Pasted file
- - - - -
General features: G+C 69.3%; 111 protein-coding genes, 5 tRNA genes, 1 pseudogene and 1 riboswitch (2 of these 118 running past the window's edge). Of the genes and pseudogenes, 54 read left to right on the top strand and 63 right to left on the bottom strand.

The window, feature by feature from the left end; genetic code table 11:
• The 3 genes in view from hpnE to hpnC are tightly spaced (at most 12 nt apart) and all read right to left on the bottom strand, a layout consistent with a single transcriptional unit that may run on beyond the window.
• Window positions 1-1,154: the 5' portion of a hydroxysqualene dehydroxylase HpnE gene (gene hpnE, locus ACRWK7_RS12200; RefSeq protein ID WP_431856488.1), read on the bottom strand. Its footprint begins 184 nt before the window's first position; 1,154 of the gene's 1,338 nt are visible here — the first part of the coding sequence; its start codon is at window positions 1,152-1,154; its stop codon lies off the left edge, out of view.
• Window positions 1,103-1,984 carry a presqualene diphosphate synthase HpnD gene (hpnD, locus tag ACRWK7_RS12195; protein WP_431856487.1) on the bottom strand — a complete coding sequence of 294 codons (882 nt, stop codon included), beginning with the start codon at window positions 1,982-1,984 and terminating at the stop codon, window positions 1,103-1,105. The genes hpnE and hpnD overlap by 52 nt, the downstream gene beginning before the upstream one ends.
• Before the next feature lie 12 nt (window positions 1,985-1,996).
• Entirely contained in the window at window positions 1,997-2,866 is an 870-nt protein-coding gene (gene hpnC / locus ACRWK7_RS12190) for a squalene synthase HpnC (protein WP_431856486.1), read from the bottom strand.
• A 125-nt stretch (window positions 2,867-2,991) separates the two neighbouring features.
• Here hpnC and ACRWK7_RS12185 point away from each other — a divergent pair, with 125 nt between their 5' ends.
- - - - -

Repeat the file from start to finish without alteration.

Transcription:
General features: G+C 69.3%; 111 protein-coding genes, 5 tRNA genes, 1 pseudogene and 1 riboswitch (2 of these 118 running past the window's edge). Of the genes and pseudogenes, 54 read left to right on the top strand and 63 right to left on the bottom strand.

The window, feature by feature from the left end; genetic code table 11:
• The 3 genes in view from hpnE to hpnC are tightly spaced (at most 12 nt apart) and all read right to left on the bottom strand, a layout consistent with a single transcriptional unit that may run on beyond the window.
• Window positions 1-1,154: the 5' portion of a hydroxysqualene dehydroxylase HpnE gene (gene hpnE, locus ACRWK7_RS12200; RefSeq protein ID WP_431856488.1), read on the bottom strand. Its footprint begins 184 nt before the window's first position; 1,154 of the gene's 1,338 nt are visible here — the first part of the coding sequence; its start codon is at window positions 1,152-1,154; its stop codon lies off the left edge, out of view.
• Window positions 1,103-1,984 carry a presqualene diphosphate synthase HpnD gene (hpnD, locus tag ACRWK7_RS12195; protein WP_431856487.1) on the bottom strand — a complete coding sequence of 294 codons (882 nt, stop codon included), beginning with the start codon at window positions 1,982-1,984 and terminating at the stop codon, window positions 1,103-1,105. The genes hpnE and hpnD overlap by 52 nt, the downstream gene beginning before the upstream one ends.
• Before the next feature lie 12 nt (window positions 1,985-1,996).
• Entirely contained in the window at window positions 1,997-2,866 is an 870-nt protein-coding gene (gene hpnC / locus ACRWK7_RS12190) for a squalene synthase HpnC (protein WP_431856486.1), read from the bottom strand.
• A 125-nt stretch (window positions 2,867-2,991) separates the two neighbouring features.
• Here hpnC and ACRWK7_RS12185 point away from each other — a divergent pair, with 125 nt between their 5' ends.